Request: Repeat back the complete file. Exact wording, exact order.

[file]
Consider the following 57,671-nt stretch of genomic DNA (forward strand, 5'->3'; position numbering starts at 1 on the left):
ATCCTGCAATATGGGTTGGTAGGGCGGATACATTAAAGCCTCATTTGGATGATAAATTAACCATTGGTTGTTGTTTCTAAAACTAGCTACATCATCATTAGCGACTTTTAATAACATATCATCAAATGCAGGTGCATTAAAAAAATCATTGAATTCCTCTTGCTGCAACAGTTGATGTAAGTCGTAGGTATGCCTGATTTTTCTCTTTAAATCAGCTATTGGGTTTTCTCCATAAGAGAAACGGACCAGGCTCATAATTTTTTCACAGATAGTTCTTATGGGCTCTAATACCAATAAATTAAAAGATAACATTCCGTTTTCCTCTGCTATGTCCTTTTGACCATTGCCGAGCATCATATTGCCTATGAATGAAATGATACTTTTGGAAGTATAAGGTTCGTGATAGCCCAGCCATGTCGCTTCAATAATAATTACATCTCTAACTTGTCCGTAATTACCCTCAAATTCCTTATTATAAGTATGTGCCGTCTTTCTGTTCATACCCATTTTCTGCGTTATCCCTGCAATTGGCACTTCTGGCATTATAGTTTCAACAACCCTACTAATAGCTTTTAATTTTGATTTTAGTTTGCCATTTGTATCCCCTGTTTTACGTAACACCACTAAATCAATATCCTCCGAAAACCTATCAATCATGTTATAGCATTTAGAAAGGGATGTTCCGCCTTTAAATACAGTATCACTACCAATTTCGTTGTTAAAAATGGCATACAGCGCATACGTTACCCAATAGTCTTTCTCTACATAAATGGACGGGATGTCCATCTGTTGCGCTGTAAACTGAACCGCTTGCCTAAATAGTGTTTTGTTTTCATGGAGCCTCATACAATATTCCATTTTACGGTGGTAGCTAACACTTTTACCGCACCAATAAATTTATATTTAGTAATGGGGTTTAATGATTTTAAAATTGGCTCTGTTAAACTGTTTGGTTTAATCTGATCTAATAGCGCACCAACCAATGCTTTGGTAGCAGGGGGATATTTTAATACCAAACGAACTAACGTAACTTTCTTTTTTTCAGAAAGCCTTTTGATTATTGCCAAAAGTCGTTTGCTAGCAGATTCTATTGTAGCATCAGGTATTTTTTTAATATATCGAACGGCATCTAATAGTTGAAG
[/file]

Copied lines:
Consider the following 57,671-nt stretch of genomic DNA (forward strand, 5'->3'; position numbering starts at 1 on the left):
ATCCTGCAATATGGGTTGGTAGGGCGGATACATTAAAGCCTCATTTGGATGATAAATTAACCATTGGTTGTTGTTTCTAAAACTAGCTACATCATCATTAGCGACTTTTAATAACATATCATCAAATGCAGGTGCATTAAAAAAATCATTGAATTCCTCTTGCTGCAACAGTTGATGTAAGTCGTAGGTATGCCTGATTTTTCTCTTTAAATCAGCTATTGGGTTTTCTCCATAAGAGAAACGGACCAGGCTCATAATTTTTTCACAGATAGTTCTTATGGGCTCTAATACCAATAAATTAAAAGATAACATTCCGTTTTCCTCTGCTATGTCCTTTTGACCATTGCCGAGCATCATATTGCCTATGAATGAAATGATACTTTTGGAAGTATAAGGTTCGTGATAGCCCAGCCATGTCGCTTCAATAATAATTACATCTCTAACTTGTCCGTAATTACCCTCAAATTCCTTATTATAAGTATGTGCCGTCTTTCTGTTCATACCCATTTTCTGCGTTATCCCTGCAATTGGCACTTCTGGCATTATAGTTTCAACAACCCTACTAATAGCTTTTAATTTTGATTTTAGTTTGCCATTTGTATCCCCTGTTTTACGTAACACCACTAAATCAATATCCTCCGAAAACCTATCAATCATGTTATAGCATTTAGAAAGGGATGTTCCGCCTTTAAATACAGTATCACTACCAATTTCGTTGTTAAAAATGGCATACAGCGCATACGTTACCCAATAGTCTTTCTCTACATAAATGGACGGGATGTCCATCTGTTGCGCTGTAAACTGAACCGCTTGCCTAAATAGTGTTTTGTTTTCATGGAGCCTCATACAATATTCCATTTTACGGTGGTAGCTAACACTTTTACCGCACCAATAAATTTATATTTAGTAATGGGGTTTAATGATTTTAAAATTGGCTCTGTTAAACTGTTTGGTTTAATCTGATCTAATAGCGCACCAACCAATGCTTTGGTAGCAGGGGGATATTTTAATACCAAACGAACTAACGTAACTTTCTTTTTTTCAGAAAGCCTTTTGATTATTGCCAAAAGTCGTTTGCTAGCAGATTCTATTGTAGCATCAGGTATTTTTTTAATATATCGAACGGCATCTAATAGTTGAAG